Sunday, November 29, 2009

What is religious naturalism?

My skeptical son-in-law was razzing me on Thanksgiving for my willingness to call myself religious, as in "religious naturalist." For him, the very word reeks of the supernatural. Religous naturalism, he suggested, is an oxymoron.

How to explain?

Let's start with an old metaphor I have used many times before: Knowledge as an island in a sea of mystery. Religion is whatever transpires as we stand at the shore looking out to sea -- from Aztec human sacrifice to Rachel Carson's sense of wonder, from Appalachian snake handlers to Mary Oliver's poetry, from Hindus to UUs.

Naturalists do not think of the island and the sea as different species of existence, natural and supernatural. Rather, it is all one existence, which for convenience we call natural, of which we have some small but ever-growing measure of reliable, communal knowledge (the island). Naturalists are committed to pushing back the tide of mystery, increasing the store of reliable knowledge, expanding the island, and coincidentally increasing the shoreline where we encounter mystery. Naturalists are aware of our ignorance, and try to avoid projecting the known onto the unknown, as, for example, ascribing to the mystery human qualities such as personhood, love, or justice.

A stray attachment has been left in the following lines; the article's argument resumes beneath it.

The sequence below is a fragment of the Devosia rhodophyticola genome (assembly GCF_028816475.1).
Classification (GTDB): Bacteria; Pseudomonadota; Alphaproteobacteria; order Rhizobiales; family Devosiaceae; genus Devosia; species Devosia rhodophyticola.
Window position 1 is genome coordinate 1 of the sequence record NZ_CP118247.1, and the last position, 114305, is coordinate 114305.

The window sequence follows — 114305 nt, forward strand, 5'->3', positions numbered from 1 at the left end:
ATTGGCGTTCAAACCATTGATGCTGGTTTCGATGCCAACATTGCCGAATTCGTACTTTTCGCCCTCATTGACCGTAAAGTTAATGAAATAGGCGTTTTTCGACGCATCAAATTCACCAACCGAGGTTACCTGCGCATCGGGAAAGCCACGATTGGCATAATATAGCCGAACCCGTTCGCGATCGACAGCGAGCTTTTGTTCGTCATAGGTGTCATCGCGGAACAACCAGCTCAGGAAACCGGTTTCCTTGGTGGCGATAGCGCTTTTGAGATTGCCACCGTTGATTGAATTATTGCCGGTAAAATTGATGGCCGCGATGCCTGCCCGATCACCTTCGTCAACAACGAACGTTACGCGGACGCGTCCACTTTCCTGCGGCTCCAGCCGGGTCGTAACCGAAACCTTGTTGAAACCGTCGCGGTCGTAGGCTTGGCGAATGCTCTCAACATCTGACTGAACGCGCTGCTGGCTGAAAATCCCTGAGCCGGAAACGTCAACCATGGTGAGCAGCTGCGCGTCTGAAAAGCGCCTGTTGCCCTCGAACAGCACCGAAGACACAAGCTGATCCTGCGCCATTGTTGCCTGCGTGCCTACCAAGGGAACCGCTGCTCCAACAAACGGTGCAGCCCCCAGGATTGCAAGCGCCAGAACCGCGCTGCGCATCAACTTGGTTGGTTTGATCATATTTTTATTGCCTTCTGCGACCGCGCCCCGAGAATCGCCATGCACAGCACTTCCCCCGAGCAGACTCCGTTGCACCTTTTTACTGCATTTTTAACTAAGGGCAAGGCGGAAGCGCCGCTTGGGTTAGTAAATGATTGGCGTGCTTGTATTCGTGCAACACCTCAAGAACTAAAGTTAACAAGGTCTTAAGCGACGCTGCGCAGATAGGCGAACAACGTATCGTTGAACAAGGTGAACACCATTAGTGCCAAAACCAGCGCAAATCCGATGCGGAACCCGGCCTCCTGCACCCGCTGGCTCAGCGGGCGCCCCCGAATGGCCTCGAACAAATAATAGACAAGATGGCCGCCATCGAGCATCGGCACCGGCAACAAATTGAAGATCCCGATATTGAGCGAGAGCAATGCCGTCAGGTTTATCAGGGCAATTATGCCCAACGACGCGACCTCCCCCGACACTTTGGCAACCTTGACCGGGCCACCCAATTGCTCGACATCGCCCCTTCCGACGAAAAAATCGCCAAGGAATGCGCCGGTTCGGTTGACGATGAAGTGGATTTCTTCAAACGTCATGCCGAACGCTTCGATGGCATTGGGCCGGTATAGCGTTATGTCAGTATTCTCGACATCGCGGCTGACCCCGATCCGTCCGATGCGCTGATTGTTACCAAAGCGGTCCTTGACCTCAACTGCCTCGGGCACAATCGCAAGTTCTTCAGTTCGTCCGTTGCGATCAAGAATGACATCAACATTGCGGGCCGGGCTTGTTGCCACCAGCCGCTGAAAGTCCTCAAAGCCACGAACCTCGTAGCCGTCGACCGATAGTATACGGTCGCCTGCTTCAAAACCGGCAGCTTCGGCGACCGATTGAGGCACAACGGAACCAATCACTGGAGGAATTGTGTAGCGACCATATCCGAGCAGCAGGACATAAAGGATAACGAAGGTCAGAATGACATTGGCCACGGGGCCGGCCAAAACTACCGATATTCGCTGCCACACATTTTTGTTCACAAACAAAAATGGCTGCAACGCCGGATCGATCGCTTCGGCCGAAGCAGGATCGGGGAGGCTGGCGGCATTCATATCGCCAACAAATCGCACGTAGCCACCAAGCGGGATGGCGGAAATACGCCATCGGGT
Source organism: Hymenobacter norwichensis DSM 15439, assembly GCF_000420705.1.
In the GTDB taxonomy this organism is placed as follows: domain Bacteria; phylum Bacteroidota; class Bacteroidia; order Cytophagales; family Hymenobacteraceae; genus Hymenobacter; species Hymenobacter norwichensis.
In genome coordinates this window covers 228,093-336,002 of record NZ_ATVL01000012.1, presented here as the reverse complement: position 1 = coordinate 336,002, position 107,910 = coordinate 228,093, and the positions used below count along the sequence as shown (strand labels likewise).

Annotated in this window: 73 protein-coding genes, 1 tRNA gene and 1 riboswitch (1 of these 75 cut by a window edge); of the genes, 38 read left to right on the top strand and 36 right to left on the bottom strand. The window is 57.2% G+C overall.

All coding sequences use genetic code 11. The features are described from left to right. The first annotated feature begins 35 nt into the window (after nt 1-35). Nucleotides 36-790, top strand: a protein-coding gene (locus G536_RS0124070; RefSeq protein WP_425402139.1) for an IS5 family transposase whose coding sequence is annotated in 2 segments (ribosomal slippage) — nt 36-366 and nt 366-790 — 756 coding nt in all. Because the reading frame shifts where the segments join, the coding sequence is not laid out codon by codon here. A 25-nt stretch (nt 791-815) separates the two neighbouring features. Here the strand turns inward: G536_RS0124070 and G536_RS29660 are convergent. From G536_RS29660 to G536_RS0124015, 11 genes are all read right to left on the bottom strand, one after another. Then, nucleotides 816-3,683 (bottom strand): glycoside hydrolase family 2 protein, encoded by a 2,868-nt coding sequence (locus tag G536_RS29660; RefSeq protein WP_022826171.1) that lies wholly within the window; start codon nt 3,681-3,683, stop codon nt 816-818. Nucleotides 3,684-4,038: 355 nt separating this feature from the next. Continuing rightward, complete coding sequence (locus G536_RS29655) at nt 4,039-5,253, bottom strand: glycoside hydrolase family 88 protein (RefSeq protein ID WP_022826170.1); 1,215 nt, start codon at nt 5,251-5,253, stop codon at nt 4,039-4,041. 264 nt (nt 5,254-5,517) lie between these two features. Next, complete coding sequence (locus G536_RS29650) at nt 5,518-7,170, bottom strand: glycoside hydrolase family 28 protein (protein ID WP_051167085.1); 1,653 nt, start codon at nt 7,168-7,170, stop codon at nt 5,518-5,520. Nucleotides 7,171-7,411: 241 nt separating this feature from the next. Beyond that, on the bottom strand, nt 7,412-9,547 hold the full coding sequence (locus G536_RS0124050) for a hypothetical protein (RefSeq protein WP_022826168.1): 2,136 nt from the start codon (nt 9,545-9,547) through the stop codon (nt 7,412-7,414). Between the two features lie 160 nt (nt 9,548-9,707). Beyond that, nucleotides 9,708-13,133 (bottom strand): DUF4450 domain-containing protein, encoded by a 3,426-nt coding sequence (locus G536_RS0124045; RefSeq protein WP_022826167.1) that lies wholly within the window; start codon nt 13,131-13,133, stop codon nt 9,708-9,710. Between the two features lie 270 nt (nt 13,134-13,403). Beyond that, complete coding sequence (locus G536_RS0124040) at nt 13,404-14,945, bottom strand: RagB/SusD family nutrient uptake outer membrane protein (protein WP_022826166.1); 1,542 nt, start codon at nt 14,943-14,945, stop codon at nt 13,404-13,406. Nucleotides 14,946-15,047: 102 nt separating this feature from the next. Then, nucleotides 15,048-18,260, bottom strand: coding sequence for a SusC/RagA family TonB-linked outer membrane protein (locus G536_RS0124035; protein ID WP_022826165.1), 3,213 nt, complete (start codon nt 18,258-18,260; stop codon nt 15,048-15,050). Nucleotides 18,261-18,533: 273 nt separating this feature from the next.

"Religious" naturalists are creatures of the shoreline. We forgo the safe inner uplands of the island for the risk of confronting the unknown. Attentive and curious, we wait for the tingle in the spine. We relish knowing, but live in a state of gape-jawed astonishment. We know that science is a necessary but not sufficient basis for a life. The poetry of praise is never far from our lips.